Argued October 11, 1950
Decided December 1, 1950
Appeal from the Supreme Court, Appellate Division, Second Department, DAVIS, J.
George G. Hunter, Jr., James T. Gallagher and Robert S. Carroll for plaintiff, appellant-respondent. Stuart N. Updike, James W. Rodgers, Philip T. Seymour, Andrew L. Hughes and John R. Schoemer, Jr., for defendant, respondent-appellant. Elisha Hanson, Stanley D. Brown and E. Douglas Hamilton for American Newspaper Publishers Association, amicus curiae, in support of defendant's position.
The action is for libel. For the sake of clarity, the plaintiff will be called by his surname — Stevenson. On April 6, 1948, his wife brought against him in the Supreme Court in New York County an action for a separation. Issue was joined therein but no pleading or note of issue was filed at any time.
In that separation action, however, Stevenson's wife moved for an award of temporary alimony and for counsel fees upon an affidavit whereby she charged him (a) with failure to support her; (b) with abandonment and cruel and inhuman treatment through refusal to have marital relations; (c) with boasting in her presence about his conquests of other women, and (d) with illicit interest in two female business associates — conduct which she characterized as "two-timing or, to be more accurate, three-timing".
The motion so made by Stevenson's wife was returnable on July 30, 1948, at Special Term, Part I, of the Supreme Court in the county of New York. Supporting papers were filed with the clerk of that court on July 22, 1948. On the return day, the motion was adjourned to August 13, 1948, and on that date was withdrawn pursuant to an order of the court. On August 14, 1948, the withdrawal order and the papers in support of the motion were filed in the office of the Clerk of the County of New York. On December 8, 1948, the separation action was discontinued by stipulation of the parties. On January 14, 1949, Stevenson's wife obtained in the State of Nevada a final decree of divorce.
In the meantime and on August 18 and 19, 1948, the defendant in this present libel action published in several editions of its newspaper an article in respect of the Stevenson separation action which in part reads as follows:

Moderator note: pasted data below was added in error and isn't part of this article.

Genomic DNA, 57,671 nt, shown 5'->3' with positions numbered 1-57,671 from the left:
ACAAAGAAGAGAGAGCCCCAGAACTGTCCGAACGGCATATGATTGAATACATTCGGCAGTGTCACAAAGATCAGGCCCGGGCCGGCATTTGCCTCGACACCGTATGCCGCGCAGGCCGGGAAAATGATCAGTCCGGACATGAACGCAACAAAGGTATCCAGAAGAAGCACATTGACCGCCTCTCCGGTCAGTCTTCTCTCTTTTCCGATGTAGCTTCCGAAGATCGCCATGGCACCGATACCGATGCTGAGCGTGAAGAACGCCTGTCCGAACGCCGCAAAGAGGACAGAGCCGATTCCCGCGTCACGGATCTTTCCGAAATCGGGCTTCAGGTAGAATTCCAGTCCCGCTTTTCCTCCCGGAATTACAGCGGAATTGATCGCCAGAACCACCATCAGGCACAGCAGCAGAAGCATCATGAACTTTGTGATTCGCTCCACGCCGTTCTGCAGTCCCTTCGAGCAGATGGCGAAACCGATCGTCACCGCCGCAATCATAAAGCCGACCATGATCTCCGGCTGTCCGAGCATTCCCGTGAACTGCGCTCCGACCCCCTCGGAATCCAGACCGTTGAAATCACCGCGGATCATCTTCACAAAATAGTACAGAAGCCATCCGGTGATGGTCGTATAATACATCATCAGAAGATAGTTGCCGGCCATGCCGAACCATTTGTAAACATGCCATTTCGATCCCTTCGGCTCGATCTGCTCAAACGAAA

"That double-dealing husbands are a dime a dozen in any large city is an accepted cinch. But Robert R. Stevenson, $27,000-a-year treasurer of General Foods Corp., does not fool around on so small a scale, his wife, Grace, charged yesterday in Supreme Court, Manhattan. Bob, said Grace, is a triple-dealer.
"By this, Mrs. Stevenson explained in a suit for separation, she means that the 41-year-old vittles tycoon not only has been double-dealing her with a lady in his employ but also is cheating on the co-respondent."
The article so published by the defendant had an obvious tendency to disparage Stevenson. In his complaint herein he says the article is false and he further pleads that the motion papers in his wife's separation action (upon which the article admittedly was based) were procured by the defendant in violation of rule 278 of the Rules of Civil Practice which makes this provision: "An officer of a court with whom the proceedings in an action to annul a marriage or for divorce or separation are filed, or before whom the testimony is taken, or his clerk, either before or after the termination of the suit, shall not permit a copy of any of the pleadings or testimony, or any examination or perusal thereof, to be taken by any other person than a party, or the attorney or counsel of a party who had appeared in the cause, except by order of the court."